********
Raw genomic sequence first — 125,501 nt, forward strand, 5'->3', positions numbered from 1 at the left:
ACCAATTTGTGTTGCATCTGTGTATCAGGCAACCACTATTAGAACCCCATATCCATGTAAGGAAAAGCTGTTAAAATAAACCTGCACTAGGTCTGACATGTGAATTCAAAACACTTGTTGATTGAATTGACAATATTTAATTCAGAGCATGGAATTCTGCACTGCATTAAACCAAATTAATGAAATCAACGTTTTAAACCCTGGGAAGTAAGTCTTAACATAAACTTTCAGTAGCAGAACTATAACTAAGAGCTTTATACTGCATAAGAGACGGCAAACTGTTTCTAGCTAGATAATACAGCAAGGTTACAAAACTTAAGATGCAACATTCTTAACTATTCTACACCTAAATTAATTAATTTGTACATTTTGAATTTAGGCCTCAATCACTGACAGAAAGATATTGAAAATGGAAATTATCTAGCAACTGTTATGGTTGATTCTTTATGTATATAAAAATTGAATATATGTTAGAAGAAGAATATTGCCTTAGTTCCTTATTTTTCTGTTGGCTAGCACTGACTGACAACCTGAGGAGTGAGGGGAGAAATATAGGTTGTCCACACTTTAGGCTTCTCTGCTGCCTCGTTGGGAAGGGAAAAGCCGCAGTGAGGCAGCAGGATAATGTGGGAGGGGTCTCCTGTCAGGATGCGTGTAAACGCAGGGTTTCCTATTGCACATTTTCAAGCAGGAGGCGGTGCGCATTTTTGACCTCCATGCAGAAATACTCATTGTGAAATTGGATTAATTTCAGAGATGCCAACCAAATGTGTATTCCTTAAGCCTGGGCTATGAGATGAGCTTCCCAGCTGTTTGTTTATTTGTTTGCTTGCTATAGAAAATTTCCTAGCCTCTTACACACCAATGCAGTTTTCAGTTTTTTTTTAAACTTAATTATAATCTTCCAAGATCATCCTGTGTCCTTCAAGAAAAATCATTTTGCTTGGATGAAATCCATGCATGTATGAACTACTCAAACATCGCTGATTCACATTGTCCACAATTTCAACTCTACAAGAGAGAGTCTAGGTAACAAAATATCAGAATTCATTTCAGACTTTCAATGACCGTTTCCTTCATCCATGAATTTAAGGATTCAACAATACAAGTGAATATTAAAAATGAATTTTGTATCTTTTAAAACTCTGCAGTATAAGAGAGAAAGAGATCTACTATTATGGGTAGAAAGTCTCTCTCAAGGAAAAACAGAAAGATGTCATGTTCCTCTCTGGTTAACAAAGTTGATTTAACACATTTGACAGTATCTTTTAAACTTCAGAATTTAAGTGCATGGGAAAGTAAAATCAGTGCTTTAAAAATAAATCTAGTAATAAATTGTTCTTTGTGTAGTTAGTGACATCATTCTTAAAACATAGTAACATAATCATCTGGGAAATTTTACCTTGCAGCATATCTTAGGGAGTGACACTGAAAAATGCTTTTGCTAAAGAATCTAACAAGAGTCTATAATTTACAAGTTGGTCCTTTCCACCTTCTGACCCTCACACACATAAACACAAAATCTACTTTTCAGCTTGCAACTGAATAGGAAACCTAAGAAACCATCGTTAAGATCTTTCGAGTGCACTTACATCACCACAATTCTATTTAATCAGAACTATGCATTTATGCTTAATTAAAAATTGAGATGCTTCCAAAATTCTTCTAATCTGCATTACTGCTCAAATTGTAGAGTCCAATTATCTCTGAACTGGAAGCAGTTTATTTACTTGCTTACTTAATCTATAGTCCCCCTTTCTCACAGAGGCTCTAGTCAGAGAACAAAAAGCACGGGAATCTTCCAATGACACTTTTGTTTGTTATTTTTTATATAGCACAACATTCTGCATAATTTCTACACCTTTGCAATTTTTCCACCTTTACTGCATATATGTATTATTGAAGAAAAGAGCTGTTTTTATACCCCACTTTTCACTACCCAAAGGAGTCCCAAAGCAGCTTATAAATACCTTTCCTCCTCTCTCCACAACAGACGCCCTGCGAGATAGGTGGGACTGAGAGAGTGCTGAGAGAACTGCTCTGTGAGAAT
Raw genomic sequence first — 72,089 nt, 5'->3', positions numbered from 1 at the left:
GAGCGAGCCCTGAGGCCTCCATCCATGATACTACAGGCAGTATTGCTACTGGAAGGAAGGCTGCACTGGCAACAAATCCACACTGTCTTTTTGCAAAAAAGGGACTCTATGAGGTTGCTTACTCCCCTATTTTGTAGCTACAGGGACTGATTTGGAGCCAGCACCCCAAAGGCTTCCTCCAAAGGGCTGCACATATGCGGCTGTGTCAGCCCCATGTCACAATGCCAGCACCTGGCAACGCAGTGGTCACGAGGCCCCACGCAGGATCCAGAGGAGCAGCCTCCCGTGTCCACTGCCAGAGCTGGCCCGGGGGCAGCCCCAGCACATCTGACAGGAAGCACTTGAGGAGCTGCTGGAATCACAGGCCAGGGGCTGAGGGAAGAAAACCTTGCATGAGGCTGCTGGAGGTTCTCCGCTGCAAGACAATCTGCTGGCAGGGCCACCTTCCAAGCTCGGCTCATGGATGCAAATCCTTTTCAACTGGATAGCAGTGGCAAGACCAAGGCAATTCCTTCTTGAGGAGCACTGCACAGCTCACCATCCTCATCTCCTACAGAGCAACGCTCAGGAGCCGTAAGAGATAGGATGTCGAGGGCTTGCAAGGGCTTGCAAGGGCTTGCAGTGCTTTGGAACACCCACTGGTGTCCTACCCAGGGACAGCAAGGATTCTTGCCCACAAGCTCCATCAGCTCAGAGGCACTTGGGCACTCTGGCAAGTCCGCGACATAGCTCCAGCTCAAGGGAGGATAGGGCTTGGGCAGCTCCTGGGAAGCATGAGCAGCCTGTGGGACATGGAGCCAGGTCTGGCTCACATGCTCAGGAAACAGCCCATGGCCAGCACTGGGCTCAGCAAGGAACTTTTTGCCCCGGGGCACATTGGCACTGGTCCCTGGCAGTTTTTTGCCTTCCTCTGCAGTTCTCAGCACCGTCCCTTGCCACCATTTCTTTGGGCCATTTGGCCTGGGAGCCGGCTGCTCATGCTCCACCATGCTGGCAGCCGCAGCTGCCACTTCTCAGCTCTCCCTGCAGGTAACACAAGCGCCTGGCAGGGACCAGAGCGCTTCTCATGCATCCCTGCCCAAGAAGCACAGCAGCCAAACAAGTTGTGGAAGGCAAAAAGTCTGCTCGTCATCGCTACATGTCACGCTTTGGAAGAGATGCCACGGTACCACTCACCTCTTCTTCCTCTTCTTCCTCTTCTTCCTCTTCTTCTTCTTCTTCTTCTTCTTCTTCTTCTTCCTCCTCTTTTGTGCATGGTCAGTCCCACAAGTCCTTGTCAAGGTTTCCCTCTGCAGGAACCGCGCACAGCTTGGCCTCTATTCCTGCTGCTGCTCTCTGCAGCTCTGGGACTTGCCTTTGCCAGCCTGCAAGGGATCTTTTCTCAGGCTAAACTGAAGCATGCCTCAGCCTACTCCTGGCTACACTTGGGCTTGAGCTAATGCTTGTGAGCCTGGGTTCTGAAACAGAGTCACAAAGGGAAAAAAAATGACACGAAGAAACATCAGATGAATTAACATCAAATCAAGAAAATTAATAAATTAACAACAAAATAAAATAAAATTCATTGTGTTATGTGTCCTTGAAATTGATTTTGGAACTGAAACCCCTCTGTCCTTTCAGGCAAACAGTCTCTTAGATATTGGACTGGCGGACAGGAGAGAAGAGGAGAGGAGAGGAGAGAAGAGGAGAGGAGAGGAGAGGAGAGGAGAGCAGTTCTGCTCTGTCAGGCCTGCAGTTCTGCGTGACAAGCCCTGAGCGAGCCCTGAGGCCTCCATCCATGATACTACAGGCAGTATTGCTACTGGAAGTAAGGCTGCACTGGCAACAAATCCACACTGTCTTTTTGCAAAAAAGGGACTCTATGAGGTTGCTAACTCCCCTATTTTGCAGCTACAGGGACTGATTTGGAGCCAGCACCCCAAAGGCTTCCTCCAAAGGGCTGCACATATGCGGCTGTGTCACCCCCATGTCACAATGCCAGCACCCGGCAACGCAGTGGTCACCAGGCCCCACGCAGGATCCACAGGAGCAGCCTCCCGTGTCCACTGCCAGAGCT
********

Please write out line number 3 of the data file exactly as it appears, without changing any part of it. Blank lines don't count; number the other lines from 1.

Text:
Raw genomic sequence first — 72,089 nt, 5'->3', positions numbered from 1 at the left: